Overall, I would say Ramadan had very little impact on me as a teacher in the UK despite working with many Muslim pupils and colleagues. I was aware that some pupils were fasting but I don’t think I understood the full concept of the Holy Month, its importance and the impact on pupils such as tiredness. I guess I was quite naive to the demands it placed on some of my pupils.

Ramadan in a school in Qatar

The first difference is that as soon as Ramadan starts our hours are reduced. Staff work 8am – 1pm and pupils 8.30am – 1pm. A large percentage of our Muslim pupils do not come into school during Ramadan and this is recorded as religious observation and is allowed. As our normal curriculum lessons continue to take place in school some Muslim pupils who know they will be absent will ask for work to do at home. Some pupils chose to work with private tutors around their schedule so they do not fall behind with their studies.

Our whole school end of year exams for pupils in Year 7 – Year 12 took place at the end of May and at the moment the public iGCSE and A Level exams are taking place during Ramadan. Pupils can take a drink into the exam room with them and, if requested, Muslim pupils can been seated at the front of the exam hall so they don’t see pupils drinking. According to some scholars Muslims sitting exams during Ramadan can be given special consideration and are allowed to drink as its considered linked to their future success, as Islam is a religion of knowledge and enlightenment.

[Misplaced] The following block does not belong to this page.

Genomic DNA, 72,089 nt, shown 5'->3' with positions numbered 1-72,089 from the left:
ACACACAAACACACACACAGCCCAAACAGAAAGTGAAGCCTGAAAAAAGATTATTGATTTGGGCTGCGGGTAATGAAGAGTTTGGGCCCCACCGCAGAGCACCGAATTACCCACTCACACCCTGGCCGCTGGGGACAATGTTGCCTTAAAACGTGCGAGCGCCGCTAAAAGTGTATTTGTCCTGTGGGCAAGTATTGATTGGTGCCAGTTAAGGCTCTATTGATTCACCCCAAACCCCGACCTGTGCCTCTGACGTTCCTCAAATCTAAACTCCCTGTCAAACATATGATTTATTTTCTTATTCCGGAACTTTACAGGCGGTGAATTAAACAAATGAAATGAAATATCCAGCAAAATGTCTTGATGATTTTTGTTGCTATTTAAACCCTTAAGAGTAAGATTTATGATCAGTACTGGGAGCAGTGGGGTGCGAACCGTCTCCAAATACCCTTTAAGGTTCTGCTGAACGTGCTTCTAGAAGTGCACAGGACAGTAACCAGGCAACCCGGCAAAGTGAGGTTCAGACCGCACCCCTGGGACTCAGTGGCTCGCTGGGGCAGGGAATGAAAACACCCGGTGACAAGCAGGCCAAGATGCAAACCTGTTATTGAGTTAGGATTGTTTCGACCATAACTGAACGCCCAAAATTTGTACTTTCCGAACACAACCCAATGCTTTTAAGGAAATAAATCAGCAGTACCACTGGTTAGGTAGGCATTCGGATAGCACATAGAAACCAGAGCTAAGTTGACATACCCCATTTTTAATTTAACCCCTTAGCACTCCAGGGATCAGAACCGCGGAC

As school is a public place eating and drinking is not allowed. The canteen is the only room in which pupils can eat and drink at break time, our canteen does not serve any food or drink so pupils bring everything from home. Staff can eat and drink in the staffroom only (no cups of tea or bottles of water on our desks which is hard when you talk for the majority of your day!). We have male and female prayer rooms throughout the school and pupils can leave their lesson at 11.30am to pray if they wish.

All of our Muslim staff and some of our Muslim pupils who are fasting are attending school as normal and this is challenging for them as many of them have been up late. In this heat and dust teaching and studying whilst tired and fasting must be difficult.

Teaching in a Muslim country during Ramadan has given me much more of an insight into the Holy Month and what is means to my Muslim colleagues, pupils and friends. It has deepened my understanding and knowledge of Islam and although I haven’t fasted myself this year I am considering challenging myself next year!